Richard Brinsley Sheridan, in his triple and intersecting capacities as parliamentarian, playwright and theatre manager, is the charismatic subject of Theatres of Opposition – a study of the “complex overlap of theatrical and parliamentary-political cultures towards the end of the eighteenth century” (2). Driven by the revisionist aim to recover “the simultaneity and interconnectedness of theatrical practice and political action” (6), Taylor’s methodology is impressively interdisciplinary, drawing upon literary, political, theatrical and art histories.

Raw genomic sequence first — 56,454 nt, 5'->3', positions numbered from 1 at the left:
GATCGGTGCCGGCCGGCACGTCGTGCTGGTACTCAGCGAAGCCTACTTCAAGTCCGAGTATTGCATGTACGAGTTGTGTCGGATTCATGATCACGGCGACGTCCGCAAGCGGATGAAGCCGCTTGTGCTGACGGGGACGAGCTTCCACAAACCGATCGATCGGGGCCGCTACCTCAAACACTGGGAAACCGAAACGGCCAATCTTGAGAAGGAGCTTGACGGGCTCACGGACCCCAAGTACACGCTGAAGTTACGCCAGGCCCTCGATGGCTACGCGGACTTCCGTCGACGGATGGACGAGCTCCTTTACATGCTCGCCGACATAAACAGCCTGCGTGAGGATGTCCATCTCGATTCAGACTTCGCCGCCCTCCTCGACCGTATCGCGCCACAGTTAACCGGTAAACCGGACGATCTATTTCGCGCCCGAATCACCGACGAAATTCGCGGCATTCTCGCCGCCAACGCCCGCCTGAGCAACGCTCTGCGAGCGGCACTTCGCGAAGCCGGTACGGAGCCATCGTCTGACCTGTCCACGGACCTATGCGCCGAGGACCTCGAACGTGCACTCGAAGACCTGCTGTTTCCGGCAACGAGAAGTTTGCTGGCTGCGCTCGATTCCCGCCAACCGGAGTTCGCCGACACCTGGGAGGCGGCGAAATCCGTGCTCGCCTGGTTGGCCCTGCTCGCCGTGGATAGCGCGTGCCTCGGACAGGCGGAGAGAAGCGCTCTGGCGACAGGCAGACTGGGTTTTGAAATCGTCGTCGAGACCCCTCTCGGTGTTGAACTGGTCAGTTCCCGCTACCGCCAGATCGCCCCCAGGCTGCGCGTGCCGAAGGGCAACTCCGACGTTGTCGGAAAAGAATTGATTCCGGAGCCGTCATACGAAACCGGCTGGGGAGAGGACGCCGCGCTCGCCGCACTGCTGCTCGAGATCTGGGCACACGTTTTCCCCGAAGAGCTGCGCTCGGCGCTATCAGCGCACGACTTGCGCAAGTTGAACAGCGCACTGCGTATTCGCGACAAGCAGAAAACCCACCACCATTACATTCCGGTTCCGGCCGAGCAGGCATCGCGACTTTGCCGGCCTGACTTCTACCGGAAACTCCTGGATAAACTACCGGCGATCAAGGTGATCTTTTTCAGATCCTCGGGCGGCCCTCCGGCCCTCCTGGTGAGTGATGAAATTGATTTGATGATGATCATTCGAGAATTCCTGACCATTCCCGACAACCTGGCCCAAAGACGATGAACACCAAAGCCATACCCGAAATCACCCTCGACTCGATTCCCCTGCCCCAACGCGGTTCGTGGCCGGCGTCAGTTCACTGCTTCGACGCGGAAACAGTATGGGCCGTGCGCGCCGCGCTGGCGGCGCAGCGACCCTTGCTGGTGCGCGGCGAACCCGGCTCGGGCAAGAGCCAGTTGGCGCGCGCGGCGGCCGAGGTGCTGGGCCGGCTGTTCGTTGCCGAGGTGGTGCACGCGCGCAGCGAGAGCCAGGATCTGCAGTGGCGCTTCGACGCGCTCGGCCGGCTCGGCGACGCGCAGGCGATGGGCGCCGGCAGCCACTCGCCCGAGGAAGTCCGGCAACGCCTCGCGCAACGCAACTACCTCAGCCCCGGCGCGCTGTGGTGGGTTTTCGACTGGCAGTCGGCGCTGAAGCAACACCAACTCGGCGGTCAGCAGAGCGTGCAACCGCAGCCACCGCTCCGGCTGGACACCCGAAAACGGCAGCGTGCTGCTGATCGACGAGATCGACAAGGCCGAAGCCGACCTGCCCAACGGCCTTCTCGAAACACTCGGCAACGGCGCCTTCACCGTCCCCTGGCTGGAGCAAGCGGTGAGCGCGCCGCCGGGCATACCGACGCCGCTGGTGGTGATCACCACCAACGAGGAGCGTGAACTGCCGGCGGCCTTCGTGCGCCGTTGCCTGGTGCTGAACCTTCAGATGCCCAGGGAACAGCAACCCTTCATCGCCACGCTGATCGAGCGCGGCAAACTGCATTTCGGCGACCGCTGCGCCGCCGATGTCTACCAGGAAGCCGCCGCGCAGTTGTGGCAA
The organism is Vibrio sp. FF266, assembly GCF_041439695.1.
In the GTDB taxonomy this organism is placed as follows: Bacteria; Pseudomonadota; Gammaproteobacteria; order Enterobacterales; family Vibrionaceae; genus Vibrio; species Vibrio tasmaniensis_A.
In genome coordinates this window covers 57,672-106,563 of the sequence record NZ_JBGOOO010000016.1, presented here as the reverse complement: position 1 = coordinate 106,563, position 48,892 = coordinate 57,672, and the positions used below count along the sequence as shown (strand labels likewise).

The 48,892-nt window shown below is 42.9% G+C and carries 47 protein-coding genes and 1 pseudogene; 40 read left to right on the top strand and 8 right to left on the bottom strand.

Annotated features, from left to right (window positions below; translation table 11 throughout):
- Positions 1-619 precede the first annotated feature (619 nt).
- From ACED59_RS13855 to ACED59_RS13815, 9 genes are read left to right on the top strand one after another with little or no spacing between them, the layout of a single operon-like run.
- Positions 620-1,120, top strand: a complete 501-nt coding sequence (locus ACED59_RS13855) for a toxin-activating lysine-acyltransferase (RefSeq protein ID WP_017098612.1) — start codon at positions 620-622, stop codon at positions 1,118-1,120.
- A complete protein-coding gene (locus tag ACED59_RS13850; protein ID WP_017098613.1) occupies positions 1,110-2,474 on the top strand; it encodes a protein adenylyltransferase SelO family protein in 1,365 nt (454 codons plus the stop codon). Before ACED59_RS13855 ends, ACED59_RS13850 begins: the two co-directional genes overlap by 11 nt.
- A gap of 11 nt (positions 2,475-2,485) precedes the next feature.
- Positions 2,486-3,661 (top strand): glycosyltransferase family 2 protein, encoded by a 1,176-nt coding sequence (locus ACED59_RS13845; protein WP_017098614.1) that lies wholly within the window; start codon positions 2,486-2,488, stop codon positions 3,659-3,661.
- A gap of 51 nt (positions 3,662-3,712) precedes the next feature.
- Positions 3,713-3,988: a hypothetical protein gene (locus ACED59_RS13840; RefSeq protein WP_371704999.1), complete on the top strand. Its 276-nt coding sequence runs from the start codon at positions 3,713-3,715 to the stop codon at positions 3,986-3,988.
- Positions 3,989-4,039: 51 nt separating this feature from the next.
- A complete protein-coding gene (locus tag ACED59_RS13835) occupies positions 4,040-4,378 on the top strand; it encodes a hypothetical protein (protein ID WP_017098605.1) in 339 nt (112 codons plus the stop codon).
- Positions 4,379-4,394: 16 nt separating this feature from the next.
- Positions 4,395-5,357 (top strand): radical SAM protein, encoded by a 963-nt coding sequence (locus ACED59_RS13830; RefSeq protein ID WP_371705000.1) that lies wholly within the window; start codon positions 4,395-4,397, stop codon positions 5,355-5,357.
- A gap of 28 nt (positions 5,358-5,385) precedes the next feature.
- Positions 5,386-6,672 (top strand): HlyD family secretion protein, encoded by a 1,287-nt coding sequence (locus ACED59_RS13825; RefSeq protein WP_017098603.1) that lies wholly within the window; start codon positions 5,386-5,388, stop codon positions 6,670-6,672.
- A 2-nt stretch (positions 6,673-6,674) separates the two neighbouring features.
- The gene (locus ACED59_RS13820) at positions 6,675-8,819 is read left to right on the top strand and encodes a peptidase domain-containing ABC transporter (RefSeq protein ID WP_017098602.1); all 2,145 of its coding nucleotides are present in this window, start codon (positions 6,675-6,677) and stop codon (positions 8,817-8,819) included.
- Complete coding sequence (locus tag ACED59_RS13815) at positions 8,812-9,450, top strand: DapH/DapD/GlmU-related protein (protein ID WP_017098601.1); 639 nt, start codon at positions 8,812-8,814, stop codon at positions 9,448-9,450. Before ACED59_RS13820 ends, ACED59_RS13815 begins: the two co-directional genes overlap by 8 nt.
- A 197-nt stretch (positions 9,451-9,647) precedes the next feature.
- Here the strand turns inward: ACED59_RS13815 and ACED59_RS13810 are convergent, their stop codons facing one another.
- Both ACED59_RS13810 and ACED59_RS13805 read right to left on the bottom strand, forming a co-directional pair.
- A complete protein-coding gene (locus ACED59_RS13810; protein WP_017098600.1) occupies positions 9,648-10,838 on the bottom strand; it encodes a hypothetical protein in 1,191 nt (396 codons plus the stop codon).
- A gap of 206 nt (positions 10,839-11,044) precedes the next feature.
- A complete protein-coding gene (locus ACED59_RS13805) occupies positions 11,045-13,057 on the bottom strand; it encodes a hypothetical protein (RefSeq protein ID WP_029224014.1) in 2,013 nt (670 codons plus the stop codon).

The book opens with Sheridan’s response to the American War of Independence, offering readings of The Rivals, The School for Scandal, The Critic and the less familiar afterpieces St Patrick’s Day and The Camp as dramas that emblematise Sheridan’s “campaign for an actively critical political public” (32), at once alert and resistant to the government’s print propaganda war. A careful analysis of the politically pointed style of The Englishman (jointly edited by Sheridan and Charles James Fox between March-June 1779) makes for especially compelling reading. Responding to The Critic as a play that satirises both the eighteenth-century press and contemporary performance practices, Taylor’s understanding of silence as “a potent political signifier” (54) lays the ground for his subsequent investigation of Pizarro (Sheridan’s only tragedy). Supported by a detailed examination of Sheridan’s widely publicised involvement in the Warren Hastings Trial (1788-95), Pizarro is read as a “sequence of failed speech acts” (127) that ultimately expose the “powerlessness of the orator in his attempt to inscribe accountability within the apparatus of colonialism, and of the inability of eloquence … to counter regimes of despotism and torture” (126-27).